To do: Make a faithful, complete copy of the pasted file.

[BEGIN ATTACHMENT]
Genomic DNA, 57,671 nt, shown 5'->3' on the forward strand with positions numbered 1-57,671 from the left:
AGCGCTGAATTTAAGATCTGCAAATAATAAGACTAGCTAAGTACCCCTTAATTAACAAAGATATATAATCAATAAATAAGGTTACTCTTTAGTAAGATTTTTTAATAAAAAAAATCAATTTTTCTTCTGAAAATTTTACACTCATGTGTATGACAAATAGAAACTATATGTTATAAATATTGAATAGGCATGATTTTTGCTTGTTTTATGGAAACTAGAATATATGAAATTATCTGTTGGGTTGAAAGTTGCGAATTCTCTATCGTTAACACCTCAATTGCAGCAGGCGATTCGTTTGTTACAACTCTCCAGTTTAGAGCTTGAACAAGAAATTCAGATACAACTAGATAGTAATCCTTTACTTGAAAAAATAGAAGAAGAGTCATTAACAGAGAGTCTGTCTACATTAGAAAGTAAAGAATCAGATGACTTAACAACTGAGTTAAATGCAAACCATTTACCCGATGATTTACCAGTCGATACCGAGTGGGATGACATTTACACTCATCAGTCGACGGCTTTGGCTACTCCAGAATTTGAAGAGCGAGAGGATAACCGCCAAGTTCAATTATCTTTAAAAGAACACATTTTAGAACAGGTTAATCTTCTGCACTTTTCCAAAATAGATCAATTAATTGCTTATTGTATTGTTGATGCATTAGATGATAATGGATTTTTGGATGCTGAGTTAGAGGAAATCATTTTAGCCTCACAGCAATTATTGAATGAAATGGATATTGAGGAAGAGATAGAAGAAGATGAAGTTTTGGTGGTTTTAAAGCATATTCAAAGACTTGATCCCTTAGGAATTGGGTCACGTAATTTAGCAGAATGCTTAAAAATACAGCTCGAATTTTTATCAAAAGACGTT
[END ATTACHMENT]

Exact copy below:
Genomic DNA, 57,671 nt, shown 5'->3' on the forward strand with positions numbered 1-57,671 from the left:
AGCGCTGAATTTAAGATCTGCAAATAATAAGACTAGCTAAGTACCCCTTAATTAACAAAGATATATAATCAATAAATAAGGTTACTCTTTAGTAAGATTTTTTAATAAAAAAAATCAATTTTTCTTCTGAAAATTTTACACTCATGTGTATGACAAATAGAAACTATATGTTATAAATATTGAATAGGCATGATTTTTGCTTGTTTTATGGAAACTAGAATATATGAAATTATCTGTTGGGTTGAAAGTTGCGAATTCTCTATCGTTAACACCTCAATTGCAGCAGGCGATTCGTTTGTTACAACTCTCCAGTTTAGAGCTTGAACAAGAAATTCAGATACAACTAGATAGTAATCCTTTACTTGAAAAAATAGAAGAAGAGTCATTAACAGAGAGTCTGTCTACATTAGAAAGTAAAGAATCAGATGACTTAACAACTGAGTTAAATGCAAACCATTTACCCGATGATTTACCAGTCGATACCGAGTGGGATGACATTTACACTCATCAGTCGACGGCTTTGGCTACTCCAGAATTTGAAGAGCGAGAGGATAACCGCCAAGTTCAATTATCTTTAAAAGAACACATTTTAGAACAGGTTAATCTTCTGCACTTTTCCAAAATAGATCAATTAATTGCTTATTGTATTGTTGATGCATTAGATGATAATGGATTTTTGGATGCTGAGTTAGAGGAAATCATTTTAGCCTCACAGCAATTATTGAATGAAATGGATATTGAGGAAGAGATAGAAGAAGATGAAGTTTTGGTGGTTTTAAAGCATATTCAAAGACTTGATCCCTTAGGAATTGGGTCACGTAATTTAGCAGAATGCTTAAAAATACAGCTCGAATTTTTATCAAAAGACGTT